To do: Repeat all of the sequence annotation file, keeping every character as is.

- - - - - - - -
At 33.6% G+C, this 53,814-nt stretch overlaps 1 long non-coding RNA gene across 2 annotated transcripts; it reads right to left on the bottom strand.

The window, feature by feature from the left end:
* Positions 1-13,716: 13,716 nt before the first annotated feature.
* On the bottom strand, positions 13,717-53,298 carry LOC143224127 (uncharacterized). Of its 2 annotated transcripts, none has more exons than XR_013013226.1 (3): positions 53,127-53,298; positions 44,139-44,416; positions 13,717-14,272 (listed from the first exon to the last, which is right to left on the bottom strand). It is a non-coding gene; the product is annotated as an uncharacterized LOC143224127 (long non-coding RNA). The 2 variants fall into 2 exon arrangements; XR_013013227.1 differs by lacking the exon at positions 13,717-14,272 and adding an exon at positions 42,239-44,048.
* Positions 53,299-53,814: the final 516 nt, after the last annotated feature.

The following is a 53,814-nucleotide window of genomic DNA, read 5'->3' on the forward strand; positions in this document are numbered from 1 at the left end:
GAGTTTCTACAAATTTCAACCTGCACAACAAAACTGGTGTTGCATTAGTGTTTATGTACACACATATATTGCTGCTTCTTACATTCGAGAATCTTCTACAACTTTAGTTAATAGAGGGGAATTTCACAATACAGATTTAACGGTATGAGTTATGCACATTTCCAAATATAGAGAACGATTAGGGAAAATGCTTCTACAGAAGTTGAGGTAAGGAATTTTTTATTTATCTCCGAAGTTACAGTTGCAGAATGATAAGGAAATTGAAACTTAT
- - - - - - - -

At 33.6% G+C, this 53,814-nt stretch overlaps 1 long non-coding RNA gene across 2 annotated transcripts; it reads right to left on the bottom strand.

The window, feature by feature from the left end:
* Positions 1-13,716: 13,716 nt before the first annotated feature.
* On the bottom strand, positions 13,717-53,298 carry LOC143224127 (uncharacterized). Of its 2 annotated transcripts, none has more exons than XR_013013226.1 (3): positions 53,127-53,298; positions 44,139-44,416; positions 13,717-14,272 (listed from the first exon to the last, which is right to left on the bottom strand). It is a non-coding gene; the product is annotated as an uncharacterized LOC143224127 (long non-coding RNA). The 2 variants fall into 2 exon arrangements; XR_013013227.1 differs by lacking the exon at positions 13,717-14,272 and adding an exon at positions 42,239-44,048.
* Positions 53,299-53,814: the final 516 nt, after the last annotated feature.

The following is a 53,814-nucleotide window of genomic DNA, read 5'->3' on the forward strand; positions in this document are numbered from 1 at the left end:
GAGTTTCTACAAATTTCAACCTGCACAACAAAACTGGTGTTGCATTAGTGTTTATGTACACACATATATTGCTGCTTCTTACATTCGAGAATCTTCTACAACTTTAGTTAATAGAGGGGAATTTCACAATACAGATTTAACGGTATGAGTTATGCACATTTCCAAATATAGAGAACGATTAGGGAAAATGCTTCTACAGAAGTTGAGGTAAGGAATTTTTTATTTATCTCCGAAGTTACAGTTGCAGAATGATAAGGAAATTGAAACTTAT